I mean, you kinda said it yourself. This is over an e-cigarette. Something easily replaceable. No, you haven’t done anything wrong in this situation. She made a mountain out of a mole hill, and when the e-cig was found, obviously not stolen like she claimed, the fact she can’t apologize says way more about her than it does you. This one is very simple. Talk to her. Explain to her how she’s acting over a simple e-cigarette, all the accusations she made became moot once it was found in the couch, she’s being completely irrational by carrying on and on and on about this, all you asked for was an apology to how she treated Josh who spent 30 minutes looking for something so stupid at his own party, and she didn’t appreciate that. If she still gives you flak back, you just have to step away from her. Whether that’s for a week, for a month, forever – whatever. That shouldn’t be your concern. She’s not thinking she’s done anything wrong, and until she does, you can pretty much expect this type of behavior in the future if you remain friends. The fact she went to the classic “you’re gonna end a friendship over this” just shows how completely lost she is in all this. Can’t accept responsibility or take blame, which makes sense, because you described her as someone who’s always gotten her way. She needs to be more understanding about things, and if she isn’t, then just start hanging out with her less and less. Sounds like a pretty toxic person.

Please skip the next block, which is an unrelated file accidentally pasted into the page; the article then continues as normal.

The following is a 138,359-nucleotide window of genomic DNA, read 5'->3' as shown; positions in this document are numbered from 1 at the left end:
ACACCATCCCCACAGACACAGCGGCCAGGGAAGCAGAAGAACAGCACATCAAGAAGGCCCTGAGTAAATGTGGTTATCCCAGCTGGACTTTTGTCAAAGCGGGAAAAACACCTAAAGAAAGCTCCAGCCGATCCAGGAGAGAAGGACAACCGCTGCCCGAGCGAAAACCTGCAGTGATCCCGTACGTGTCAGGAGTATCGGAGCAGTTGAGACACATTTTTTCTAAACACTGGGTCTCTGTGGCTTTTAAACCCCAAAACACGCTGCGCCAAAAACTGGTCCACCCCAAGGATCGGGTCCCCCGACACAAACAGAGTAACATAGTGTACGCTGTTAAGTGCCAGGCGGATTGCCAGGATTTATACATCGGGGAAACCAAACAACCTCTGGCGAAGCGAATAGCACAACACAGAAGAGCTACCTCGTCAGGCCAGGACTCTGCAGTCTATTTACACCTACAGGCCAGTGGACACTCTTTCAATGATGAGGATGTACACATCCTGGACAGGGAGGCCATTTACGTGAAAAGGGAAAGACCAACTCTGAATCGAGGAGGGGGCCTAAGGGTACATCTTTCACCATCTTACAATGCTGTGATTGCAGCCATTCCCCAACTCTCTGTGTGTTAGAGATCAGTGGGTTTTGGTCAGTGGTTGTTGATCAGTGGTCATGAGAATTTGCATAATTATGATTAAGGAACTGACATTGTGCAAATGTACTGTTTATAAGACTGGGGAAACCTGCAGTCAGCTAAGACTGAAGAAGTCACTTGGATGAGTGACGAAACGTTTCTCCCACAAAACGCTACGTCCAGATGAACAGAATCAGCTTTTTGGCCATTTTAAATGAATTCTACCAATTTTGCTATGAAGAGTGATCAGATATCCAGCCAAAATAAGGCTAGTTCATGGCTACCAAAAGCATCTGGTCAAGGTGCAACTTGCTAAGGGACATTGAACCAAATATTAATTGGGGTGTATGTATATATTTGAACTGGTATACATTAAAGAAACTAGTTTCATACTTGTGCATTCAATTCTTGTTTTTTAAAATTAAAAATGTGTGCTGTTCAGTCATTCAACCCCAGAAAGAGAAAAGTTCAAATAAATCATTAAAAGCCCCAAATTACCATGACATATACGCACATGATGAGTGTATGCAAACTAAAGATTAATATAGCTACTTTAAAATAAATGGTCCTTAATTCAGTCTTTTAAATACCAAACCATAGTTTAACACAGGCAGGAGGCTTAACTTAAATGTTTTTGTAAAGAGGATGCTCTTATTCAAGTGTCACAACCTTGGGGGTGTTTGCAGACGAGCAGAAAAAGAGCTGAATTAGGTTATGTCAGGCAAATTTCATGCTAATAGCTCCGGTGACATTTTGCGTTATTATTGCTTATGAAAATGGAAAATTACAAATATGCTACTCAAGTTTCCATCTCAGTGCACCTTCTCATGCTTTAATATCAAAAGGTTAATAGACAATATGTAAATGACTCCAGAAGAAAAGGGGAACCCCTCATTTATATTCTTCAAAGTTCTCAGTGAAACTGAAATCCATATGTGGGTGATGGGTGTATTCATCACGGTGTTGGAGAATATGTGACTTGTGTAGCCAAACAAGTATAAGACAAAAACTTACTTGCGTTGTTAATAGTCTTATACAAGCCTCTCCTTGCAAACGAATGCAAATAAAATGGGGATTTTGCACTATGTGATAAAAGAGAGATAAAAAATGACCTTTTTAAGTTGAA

Send all links and emails to: To follow me on Twitter, it’s: Instagram name is “RealitySteve,” or join my Reality Steve Facebook Fan Page. Talk to you next week.



  1. shenanigans

    July 12, 2018 at 8:48 AM

    This is for the second poster. Brooke is a toxic friend who isn’t worth the drama she causes. You would be foolish to include her in any plans that involve Josh, considering how badly she behaved at his beach house.

    If you still value her friendship, you can see her, talk to her, exchange emails, etc. on your own time. But, protect your relationship with Josh from this viper, who isn’t worth it.

  2. keddo

    July 12, 2018 at 11:07 AM

    “She can be a little abrasive and petty at times but it has never been directed at me. I know I’m listing some negatives but she has been a great friend to me and I care very much about her. She made my college experience an amazing time, in addition to helping me a gain a much needed backbone.”